Stone: Stone is also another important resource. From excavation, archeologists have found the very first tools, instruments made out of stone. Stone tools were used to literally build civilizations and symbolically represent the gods. With stone came the earliest objects of worship (other than the sun and moon). Again, stone as a resource also contributes to the economy of a country. Beneath both stone and soil we find metals and oil. Both soil and stone are what human civilization were founded on and utilize the most in its maintenance.

With both basic resources, we talk about the soul. What’s within a soul or identity? Linking back to the symbolism of the soil and stone established earlier, the root or origin, religion, and nationalism are the few things that made up the soul.

Soul: The soul in this exhibition describes one’s spirituality. When we talk about the “essence” of oneself, the terms “spirituality” or “identity" can be used interchangeably. As I discussed with Inti Guerrero, humans are continually moving, either voluntarily or involuntarily, throughout history and perhaps a person cannot really find a single essence in his soul but instead finds a multitude of identities. And sometimes they fight within your mind.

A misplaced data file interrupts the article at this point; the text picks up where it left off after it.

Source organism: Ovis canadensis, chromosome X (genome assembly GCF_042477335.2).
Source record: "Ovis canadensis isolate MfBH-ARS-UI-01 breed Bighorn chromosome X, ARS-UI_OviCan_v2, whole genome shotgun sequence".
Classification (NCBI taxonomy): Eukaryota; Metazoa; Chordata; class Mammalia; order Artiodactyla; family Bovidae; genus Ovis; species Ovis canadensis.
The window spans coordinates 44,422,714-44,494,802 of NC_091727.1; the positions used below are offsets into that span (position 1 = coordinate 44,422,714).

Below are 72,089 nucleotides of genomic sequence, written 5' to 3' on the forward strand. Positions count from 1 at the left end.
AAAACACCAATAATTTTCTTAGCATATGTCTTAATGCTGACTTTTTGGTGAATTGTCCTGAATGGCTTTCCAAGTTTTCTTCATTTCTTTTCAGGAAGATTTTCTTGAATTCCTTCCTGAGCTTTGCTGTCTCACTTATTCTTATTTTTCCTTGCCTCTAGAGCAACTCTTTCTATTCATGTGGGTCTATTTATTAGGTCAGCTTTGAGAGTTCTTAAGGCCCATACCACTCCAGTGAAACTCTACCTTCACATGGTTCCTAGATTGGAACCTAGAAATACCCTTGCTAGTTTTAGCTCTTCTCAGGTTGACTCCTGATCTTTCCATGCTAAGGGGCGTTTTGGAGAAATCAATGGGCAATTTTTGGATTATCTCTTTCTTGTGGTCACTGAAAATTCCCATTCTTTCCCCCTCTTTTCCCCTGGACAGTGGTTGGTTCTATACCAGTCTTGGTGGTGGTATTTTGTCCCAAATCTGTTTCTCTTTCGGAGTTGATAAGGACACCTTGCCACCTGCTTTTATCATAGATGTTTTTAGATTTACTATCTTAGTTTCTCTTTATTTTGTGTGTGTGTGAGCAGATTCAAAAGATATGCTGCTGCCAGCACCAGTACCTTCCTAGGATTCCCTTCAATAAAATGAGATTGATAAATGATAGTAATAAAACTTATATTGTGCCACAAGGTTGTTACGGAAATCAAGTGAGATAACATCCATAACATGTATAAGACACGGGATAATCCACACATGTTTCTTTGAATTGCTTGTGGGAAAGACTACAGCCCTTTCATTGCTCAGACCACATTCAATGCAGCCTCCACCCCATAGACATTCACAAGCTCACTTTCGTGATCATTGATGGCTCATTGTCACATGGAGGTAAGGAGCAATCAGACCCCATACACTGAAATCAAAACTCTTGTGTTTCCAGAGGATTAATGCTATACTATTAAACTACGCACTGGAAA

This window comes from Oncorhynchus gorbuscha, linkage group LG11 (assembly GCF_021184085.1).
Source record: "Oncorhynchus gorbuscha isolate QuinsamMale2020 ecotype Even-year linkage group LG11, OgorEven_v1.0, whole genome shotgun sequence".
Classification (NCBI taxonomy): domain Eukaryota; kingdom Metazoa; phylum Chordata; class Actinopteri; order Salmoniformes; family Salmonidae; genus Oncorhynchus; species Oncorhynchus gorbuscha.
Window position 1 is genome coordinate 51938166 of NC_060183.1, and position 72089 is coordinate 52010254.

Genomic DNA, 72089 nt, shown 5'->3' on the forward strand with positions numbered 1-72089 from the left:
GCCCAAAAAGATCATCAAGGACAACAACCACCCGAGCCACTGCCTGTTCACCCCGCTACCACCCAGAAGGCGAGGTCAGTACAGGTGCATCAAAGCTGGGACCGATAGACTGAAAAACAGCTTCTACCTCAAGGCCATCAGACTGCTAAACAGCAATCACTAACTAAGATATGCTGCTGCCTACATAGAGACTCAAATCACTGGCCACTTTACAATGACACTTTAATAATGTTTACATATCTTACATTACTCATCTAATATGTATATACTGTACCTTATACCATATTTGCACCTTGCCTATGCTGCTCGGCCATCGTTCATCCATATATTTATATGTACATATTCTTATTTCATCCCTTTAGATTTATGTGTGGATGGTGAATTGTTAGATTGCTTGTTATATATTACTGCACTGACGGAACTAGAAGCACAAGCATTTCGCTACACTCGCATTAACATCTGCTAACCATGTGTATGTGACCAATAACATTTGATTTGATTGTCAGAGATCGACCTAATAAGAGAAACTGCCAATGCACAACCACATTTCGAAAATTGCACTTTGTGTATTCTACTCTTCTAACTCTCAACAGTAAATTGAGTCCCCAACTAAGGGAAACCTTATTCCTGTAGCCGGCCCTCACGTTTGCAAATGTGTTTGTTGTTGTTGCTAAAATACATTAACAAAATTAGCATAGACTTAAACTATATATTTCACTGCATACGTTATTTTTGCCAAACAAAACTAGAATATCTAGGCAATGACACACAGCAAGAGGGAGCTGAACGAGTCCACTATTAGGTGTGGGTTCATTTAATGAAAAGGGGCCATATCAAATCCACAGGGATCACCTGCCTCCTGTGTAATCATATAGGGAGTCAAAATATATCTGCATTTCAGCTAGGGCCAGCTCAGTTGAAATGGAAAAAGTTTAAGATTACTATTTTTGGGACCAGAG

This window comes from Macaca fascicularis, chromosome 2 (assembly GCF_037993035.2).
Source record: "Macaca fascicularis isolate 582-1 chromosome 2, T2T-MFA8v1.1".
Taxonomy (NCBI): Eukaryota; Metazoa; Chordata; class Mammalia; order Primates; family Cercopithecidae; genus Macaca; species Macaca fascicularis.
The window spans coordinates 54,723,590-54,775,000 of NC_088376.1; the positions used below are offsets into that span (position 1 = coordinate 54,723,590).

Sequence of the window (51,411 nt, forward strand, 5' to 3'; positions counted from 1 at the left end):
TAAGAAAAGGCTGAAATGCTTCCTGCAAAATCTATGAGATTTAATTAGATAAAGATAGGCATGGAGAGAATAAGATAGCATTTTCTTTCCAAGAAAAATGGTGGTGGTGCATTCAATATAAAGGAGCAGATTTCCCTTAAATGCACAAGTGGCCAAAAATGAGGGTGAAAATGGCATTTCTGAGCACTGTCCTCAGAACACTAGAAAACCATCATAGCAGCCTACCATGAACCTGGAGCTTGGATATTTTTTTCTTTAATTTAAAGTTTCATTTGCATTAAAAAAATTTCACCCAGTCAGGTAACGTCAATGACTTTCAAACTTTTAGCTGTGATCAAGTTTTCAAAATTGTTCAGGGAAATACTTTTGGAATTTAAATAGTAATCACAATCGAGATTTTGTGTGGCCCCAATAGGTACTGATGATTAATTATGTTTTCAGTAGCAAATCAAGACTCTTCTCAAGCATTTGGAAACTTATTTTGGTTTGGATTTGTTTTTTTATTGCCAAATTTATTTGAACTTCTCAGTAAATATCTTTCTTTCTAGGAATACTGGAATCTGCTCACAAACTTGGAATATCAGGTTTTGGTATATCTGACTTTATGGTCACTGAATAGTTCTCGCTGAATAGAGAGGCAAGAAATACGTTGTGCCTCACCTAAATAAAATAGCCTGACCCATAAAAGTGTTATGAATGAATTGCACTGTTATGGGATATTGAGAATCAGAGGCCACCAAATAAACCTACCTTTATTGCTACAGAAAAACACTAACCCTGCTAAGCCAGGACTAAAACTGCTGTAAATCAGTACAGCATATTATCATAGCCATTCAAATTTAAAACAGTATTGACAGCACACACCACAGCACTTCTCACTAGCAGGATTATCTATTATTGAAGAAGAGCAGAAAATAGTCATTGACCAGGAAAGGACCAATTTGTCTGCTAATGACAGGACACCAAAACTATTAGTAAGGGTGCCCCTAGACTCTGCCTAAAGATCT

Walking through the exhibition, I felt heavy with the angst and struggle conveyed through each piece. The first piece I saw (to the left of the entrance) was a video installation. The footage is one of the very first visual recordings of Australian aborigines, who are undergoing the earliest stages of their struggle under colonization as their ancestral land was appropriated by, among others, the mining industry.

Another interesting video installation features a Romanian artist boxing with himself that conveys the “self exorcism”, as Costinas puts it, or his personal struggle between the Eastern Orthodox faith and himself. The paradox is that the Eastern Orthodox faith is a part of his own identity and yet he is fighting with it. (Note: there is nudity.)     

A piece that I can very well identify with is from a Tibetan buddhist monk, who is an intellectual and the first modern artist of 1970s Tibet (very progressive at the time). The drawing depicts a monk finding emptiness in a bamboo stem. The emptiness reflects the nihilistic condition of the soul or that the existence of identity is merely a fabrication of the mind.